US Begins New Probe into Whether US Airstrikes Killed Syrian Civilians

FILE: This Wednesday June 8, 2016 video grab shows smoke rising from the city of Manbij, Syria. (ARAB 24 via AP)
FILE: This Wednesday June 8, 2016 video grab shows smoke rising from the city of Manbij, Syria. (ARAB 24 via AP)

U.S. Central Command has launched a second formal fact-finding investigation into credible evidence that U.S. airstrikes killed civilians in and around the ISIS stronghold of Manbij in northeastern Syria, the Pentagon said Tuesday.

The latest investigation, similar to an Article 15-6 investigation under Army regulations, will focus on a July 28 airstrike near Manbij that allegedly killed civilians, said Navy Capt. Jeff Davis, a Pentagon spokesman.

Last week, CentCom opened a separate formal investigation into a July 19 airstrike near Manbij. CentCom had also looked into yet another airstrike in or around Manbij on July 23 but found that allegations of civilian deaths were not credible, Davis said.

Those investigations are the only ones that have thus far resulted from more than 500 airstrikes conducted by the U.S. and its coalition partners in the Manbij area in support of the U.S.-backed forces of the Syrian-Arab Coalition, according to the Pentagon.

The SAC forces backed by Syrian Kurdish fighters have been trying for weeks to take Manbij from the fighters of the Islamic State of Iraq and Syria. Davis said it was "fair to say" that the SAC forces have now gained control of about 70 percent of the city, considered a key center for receiving foreign fighters crossing from Turkey to join ISIS.

The two investigations on the Manbij airstrikes were being conducted by an appointed officer and do not come under the Uniform Code of Military Justice, but could potentially lead to disciplinary action.

Last week, following the announcement that an investigation had begun into the July 19 airstrike, the Pentagon released statistics on allegations of civilian deaths from airstrikes since the air campaign of Operation Inherent Resolve began in August 2014.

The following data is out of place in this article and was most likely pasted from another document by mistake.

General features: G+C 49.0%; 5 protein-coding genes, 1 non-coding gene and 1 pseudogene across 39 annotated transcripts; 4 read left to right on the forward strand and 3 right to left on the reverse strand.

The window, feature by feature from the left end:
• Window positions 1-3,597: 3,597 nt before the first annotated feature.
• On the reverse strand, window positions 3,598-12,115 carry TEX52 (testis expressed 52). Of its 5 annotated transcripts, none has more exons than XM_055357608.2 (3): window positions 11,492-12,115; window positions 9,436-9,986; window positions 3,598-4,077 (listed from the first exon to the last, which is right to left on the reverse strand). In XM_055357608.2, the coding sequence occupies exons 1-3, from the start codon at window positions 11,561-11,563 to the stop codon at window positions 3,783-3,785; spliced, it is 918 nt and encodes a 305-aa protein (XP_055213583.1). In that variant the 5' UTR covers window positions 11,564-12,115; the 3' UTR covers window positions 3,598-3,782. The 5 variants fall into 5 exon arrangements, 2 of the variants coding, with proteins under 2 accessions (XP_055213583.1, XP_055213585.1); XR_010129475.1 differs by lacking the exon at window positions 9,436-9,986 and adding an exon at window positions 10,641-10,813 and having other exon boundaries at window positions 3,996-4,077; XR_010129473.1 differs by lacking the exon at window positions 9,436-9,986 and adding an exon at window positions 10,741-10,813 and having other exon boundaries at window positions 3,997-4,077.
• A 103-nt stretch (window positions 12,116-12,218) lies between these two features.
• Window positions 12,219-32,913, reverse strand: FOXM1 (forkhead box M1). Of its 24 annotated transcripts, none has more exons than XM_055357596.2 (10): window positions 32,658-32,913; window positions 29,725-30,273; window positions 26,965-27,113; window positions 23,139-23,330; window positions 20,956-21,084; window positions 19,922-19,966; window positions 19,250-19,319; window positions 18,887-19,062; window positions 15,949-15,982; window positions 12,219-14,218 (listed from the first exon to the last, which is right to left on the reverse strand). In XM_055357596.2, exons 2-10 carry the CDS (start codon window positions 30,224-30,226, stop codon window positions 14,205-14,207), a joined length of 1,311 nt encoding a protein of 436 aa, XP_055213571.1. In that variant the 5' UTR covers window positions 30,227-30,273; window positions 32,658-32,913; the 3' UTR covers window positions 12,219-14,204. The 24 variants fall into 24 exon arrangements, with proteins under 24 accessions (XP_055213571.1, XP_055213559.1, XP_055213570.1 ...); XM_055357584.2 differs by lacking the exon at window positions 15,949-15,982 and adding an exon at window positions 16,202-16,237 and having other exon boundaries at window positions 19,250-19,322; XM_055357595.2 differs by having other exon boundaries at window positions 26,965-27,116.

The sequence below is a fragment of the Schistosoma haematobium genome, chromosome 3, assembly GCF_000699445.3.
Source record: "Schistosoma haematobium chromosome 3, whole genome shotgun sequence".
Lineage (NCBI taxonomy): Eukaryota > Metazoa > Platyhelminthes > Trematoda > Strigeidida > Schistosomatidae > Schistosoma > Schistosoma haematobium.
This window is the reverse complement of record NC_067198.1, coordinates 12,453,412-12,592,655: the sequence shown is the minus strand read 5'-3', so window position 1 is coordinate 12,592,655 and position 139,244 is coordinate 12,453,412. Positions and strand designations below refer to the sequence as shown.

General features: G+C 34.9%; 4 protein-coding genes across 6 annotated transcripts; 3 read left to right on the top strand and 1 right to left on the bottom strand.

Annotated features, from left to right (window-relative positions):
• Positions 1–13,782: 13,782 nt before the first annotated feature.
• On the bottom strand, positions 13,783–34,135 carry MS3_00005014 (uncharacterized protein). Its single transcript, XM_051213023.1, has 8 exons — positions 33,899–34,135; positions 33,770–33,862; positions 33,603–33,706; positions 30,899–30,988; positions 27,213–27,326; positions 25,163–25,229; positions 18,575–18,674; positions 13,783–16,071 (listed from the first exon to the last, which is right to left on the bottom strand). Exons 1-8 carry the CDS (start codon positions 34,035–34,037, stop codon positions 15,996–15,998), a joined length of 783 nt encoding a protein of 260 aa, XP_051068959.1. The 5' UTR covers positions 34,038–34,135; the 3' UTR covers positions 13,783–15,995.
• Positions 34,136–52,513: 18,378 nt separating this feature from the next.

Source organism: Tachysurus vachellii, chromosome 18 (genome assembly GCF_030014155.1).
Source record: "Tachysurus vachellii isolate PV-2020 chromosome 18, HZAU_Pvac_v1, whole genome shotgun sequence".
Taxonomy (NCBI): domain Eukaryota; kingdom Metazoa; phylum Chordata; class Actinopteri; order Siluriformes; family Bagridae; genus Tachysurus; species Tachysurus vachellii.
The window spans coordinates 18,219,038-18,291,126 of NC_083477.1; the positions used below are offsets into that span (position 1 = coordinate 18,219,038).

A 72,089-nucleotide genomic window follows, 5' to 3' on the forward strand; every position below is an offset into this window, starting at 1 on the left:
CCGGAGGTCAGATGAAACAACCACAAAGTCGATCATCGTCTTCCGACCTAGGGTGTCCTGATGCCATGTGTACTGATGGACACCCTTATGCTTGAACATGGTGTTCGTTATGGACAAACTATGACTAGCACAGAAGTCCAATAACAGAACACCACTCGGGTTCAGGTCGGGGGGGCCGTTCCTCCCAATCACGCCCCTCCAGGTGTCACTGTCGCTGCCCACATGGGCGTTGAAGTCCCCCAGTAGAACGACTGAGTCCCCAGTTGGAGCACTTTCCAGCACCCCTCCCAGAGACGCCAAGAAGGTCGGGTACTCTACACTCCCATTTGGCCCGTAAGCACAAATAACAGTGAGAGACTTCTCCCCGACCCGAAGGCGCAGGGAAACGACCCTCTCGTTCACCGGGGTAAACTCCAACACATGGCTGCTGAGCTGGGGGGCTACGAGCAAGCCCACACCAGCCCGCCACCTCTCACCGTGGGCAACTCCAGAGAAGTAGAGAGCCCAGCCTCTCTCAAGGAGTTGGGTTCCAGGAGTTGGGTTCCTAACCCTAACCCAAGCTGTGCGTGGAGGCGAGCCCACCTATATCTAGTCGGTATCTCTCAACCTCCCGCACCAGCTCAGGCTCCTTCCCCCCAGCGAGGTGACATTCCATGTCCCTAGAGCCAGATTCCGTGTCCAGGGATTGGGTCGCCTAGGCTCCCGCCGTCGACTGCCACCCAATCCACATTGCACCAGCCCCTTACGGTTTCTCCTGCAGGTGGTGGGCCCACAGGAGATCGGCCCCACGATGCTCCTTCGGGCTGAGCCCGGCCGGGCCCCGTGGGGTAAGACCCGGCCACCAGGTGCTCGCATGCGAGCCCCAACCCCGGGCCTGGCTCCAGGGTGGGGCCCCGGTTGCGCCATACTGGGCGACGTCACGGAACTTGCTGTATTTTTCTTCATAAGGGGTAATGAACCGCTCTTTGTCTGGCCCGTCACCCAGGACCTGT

The Pentagon said that there have been a total of 202 allegations of civilian casualties from airstrikes. Of those 202 allegations, 143 have been judged by the military not to be credible. Of the 59 remaining allegations, 36 have been investigated and resulted in findings that a total of 55 civilians were killed and 29 were injured.

The Pentagon said that 23 allegations were still the subject of open investigations, raising the possibility that the military's estimate of civilian deaths could increase substantially.

In a briefing to the Pentagon from Baghdad last week, Army Col. Chris Garver, a spokesman for Combined Joint Task Force-Operation Inherent Resolve, said of the July 19 airstrike near Manbij that some unverified estimates put the civilian death toll at more than 70.

He said that "credible evidence" from the initial U.S. assessment was enough for the command to conclude that "Yes, we have enough to initiate a formal investigation."

Garver also described fighting between SAC forces and what he called "Daesh," an Arabic acronym for ISIS, that led to the airstrike. During the fighting, "our SAC partner force observed a large group of Daesh fighters in a convoy who appeared to be readying for a counter-attack against SAC troops in the area, and a strike was called in on Daesh," he said.

"The strike was against both buildings and vehicles," Garver said. "Afterwards, we received reports from several sources, both internal and external, that there may have been civilians in the area who are mixed in and among the Daesh fighters."

Garver also said that ISIS has a track record in Manbij and elsewhere of using civilians as human shields or as "bait" to draw in airstrikes that kill innocents and then can be used as propaganda against the U.S. and the coalition.

-- Richard Sisk can be reached at

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